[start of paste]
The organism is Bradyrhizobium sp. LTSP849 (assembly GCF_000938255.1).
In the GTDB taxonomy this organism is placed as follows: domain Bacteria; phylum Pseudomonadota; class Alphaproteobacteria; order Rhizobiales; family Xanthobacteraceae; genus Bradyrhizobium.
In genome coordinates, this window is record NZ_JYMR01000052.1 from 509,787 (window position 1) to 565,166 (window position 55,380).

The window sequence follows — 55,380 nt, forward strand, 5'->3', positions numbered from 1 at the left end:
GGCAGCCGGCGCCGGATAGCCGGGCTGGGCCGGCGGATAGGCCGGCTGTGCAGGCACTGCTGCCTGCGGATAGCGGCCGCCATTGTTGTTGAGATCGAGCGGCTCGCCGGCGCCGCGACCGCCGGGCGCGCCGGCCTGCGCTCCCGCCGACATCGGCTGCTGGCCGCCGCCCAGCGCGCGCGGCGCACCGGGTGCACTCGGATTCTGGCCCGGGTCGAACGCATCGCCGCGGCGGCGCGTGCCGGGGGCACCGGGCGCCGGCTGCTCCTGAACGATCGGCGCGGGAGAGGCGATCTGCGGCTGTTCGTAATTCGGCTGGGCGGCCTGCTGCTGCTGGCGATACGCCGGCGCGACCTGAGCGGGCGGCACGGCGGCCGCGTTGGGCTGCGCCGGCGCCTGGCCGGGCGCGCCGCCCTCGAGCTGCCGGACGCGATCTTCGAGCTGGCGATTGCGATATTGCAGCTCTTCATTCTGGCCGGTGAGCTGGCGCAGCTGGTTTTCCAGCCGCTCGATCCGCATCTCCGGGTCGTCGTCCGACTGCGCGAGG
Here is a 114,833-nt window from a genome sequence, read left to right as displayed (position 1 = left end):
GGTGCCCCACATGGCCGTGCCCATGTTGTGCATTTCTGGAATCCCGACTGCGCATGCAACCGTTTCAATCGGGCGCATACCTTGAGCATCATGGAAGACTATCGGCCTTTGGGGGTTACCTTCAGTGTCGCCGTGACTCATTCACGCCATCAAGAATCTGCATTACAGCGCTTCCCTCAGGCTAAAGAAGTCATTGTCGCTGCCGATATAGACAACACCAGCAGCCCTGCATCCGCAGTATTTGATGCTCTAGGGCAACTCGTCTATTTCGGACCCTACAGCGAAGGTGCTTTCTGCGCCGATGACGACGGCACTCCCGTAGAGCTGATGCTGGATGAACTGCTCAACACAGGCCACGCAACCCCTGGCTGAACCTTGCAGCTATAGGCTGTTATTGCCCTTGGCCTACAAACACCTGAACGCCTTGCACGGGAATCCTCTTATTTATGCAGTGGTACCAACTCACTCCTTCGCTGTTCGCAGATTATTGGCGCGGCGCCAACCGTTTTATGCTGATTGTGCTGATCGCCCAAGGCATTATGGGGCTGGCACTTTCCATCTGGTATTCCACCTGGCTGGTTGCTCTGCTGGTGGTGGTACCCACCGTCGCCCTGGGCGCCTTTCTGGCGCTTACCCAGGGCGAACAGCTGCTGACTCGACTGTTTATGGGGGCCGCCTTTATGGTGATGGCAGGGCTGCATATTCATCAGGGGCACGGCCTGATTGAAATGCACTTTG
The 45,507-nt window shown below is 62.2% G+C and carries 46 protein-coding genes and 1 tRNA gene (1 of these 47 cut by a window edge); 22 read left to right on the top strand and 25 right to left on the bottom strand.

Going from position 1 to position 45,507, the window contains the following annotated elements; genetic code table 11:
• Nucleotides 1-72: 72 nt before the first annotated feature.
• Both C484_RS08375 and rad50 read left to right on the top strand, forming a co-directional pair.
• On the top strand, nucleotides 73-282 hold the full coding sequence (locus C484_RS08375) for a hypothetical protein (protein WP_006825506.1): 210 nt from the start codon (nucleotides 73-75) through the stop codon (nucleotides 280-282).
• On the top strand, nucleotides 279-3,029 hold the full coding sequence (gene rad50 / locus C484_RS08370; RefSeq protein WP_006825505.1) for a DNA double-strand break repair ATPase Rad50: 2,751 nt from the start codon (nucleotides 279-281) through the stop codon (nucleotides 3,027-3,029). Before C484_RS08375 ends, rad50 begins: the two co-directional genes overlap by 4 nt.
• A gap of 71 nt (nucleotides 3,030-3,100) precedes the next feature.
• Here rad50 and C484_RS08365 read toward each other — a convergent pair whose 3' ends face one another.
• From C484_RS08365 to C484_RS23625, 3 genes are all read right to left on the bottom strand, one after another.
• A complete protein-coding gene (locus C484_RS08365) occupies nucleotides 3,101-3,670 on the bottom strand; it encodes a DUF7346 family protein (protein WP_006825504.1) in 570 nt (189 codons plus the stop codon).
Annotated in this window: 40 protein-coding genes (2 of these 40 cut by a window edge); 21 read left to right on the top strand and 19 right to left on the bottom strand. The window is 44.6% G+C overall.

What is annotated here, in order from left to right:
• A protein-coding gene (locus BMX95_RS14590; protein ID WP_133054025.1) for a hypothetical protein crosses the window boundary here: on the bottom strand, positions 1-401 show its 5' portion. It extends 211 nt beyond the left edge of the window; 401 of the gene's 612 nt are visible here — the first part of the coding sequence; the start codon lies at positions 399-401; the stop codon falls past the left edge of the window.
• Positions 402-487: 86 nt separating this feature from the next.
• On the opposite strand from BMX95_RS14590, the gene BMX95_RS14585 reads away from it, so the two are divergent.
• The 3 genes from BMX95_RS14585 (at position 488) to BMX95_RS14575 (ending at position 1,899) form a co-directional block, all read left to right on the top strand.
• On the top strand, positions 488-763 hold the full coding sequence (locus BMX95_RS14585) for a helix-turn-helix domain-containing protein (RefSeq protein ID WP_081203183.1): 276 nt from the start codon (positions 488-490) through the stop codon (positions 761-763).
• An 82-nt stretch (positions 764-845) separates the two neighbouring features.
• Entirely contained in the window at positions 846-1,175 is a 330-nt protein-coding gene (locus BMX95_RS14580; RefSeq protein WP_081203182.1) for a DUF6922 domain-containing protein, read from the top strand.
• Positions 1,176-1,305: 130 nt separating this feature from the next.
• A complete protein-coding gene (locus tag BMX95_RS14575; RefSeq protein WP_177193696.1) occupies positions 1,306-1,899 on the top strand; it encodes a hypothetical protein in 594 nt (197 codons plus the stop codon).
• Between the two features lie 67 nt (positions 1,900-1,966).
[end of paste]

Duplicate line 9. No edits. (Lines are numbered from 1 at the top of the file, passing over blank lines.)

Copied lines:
Going from position 1 to position 45,507, the window contains the following annotated elements; genetic code table 11: